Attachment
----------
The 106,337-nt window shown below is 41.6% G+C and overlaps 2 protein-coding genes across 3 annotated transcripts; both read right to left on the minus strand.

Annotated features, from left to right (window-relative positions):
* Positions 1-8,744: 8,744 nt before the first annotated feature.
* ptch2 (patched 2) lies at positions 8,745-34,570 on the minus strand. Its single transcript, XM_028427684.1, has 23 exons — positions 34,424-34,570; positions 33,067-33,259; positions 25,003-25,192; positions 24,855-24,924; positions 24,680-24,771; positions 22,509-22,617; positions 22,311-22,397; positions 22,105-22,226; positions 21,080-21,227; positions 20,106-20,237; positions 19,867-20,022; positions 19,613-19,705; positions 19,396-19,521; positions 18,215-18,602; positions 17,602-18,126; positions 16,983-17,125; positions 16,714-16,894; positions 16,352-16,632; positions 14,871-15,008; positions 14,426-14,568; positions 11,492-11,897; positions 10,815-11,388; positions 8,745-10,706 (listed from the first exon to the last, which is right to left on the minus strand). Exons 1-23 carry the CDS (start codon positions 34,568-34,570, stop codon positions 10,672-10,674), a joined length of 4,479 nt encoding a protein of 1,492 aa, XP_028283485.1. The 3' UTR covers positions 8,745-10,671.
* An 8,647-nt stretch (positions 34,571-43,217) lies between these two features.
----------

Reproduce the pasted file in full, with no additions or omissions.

The 106,337-nt window shown below is 41.6% G+C and overlaps 2 protein-coding genes across 3 annotated transcripts; both read right to left on the minus strand.

Annotated features, from left to right (window-relative positions):
* Positions 1-8,744: 8,744 nt before the first annotated feature.
* ptch2 (patched 2) lies at positions 8,745-34,570 on the minus strand. Its single transcript, XM_028427684.1, has 23 exons — positions 34,424-34,570; positions 33,067-33,259; positions 25,003-25,192; positions 24,855-24,924; positions 24,680-24,771; positions 22,509-22,617; positions 22,311-22,397; positions 22,105-22,226; positions 21,080-21,227; positions 20,106-20,237; positions 19,867-20,022; positions 19,613-19,705; positions 19,396-19,521; positions 18,215-18,602; positions 17,602-18,126; positions 16,983-17,125; positions 16,714-16,894; positions 16,352-16,632; positions 14,871-15,008; positions 14,426-14,568; positions 11,492-11,897; positions 10,815-11,388; positions 8,745-10,706 (listed from the first exon to the last, which is right to left on the minus strand). Exons 1-23 carry the CDS (start codon positions 34,568-34,570, stop codon positions 10,672-10,674), a joined length of 4,479 nt encoding a protein of 1,492 aa, XP_028283485.1. The 3' UTR covers positions 8,745-10,671.
* An 8,647-nt stretch (positions 34,571-43,217) lies between these two features.